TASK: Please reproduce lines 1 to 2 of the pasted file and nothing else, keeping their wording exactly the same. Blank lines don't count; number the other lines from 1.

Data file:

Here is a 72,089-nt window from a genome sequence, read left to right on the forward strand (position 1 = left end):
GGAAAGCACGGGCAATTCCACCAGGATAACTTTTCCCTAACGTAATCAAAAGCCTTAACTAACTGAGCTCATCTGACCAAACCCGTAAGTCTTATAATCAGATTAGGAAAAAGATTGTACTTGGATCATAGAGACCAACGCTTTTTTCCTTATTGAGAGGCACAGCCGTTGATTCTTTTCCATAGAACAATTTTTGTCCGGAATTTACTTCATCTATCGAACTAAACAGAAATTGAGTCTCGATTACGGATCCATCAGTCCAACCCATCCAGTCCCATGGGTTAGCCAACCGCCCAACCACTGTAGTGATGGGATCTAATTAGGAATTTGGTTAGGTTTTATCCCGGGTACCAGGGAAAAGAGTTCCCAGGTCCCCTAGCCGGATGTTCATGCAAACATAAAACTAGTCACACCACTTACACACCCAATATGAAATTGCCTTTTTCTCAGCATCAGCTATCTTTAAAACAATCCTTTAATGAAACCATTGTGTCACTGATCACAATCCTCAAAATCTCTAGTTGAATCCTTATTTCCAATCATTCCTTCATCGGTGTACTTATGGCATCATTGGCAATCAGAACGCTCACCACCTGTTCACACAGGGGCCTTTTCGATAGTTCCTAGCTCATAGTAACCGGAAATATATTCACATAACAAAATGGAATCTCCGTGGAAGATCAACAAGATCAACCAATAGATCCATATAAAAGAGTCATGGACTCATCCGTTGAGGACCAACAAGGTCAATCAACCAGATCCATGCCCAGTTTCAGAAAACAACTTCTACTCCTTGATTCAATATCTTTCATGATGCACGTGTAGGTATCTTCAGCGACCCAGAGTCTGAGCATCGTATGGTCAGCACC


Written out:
Here is a 72,089-nt window from a genome sequence, read left to right on the forward strand (position 1 = left end):
GGAAAGCACGGGCAATTCCACCAGGATAACTTTTCCCTAACGTAATCAAAAGCCTTAACTAACTGAGCTCATCTGACCAAACCCGTAAGTCTTATAATCAGATTAGGAAAAAGATTGTACTTGGATCATAGAGACCAACGCTTTTTTCCTTATTGAGAGGCACAGCCGTTGATTCTTTTCCATAGAACAATTTTTGTCCGGAATTTACTTCATCTATCGAACTAAACAGAAATTGAGTCTCGATTACGGATCCATCAGTCCAACCCATCCAGTCCCATGGGTTAGCCAACCGCCCAACCACTGTAGTGATGGGATCTAATTAGGAATTTGGTTAGGTTTTATCCCGGGTACCAGGGAAAAGAGTTCCCAGGTCCCCTAGCCGGATGTTCATGCAAACATAAAACTAGTCACACCACTTACACACCCAATATGAAATTGCCTTTTTCTCAGCATCAGCTATCTTTAAAACAATCCTTTAATGAAACCATTGTGTCACTGATCACAATCCTCAAAATCTCTAGTTGAATCCTTATTTCCAATCATTCCTTCATCGGTGTACTTATGGCATCATTGGCAATCAGAACGCTCACCACCTGTTCACACAGGGGCCTTTTCGATAGTTCCTAGCTCATAGTAACCGGAAATATATTCACATAACAAAATGGAATCTCCGTGGAAGATCAACAAGATCAACCAATAGATCCATATAAAAGAGTCATGGACTCATCCGTTGAGGACCAACAAGGTCAATCAACCAGATCCATGCCCAGTTTCAGAAAACAACTTCTACTCCTTGATTCAATATCTTTCATGATGCACGTGTAGGTATCTTCAGCGACCCAGAGTCTGAGCATCGTATGGTCAGCACC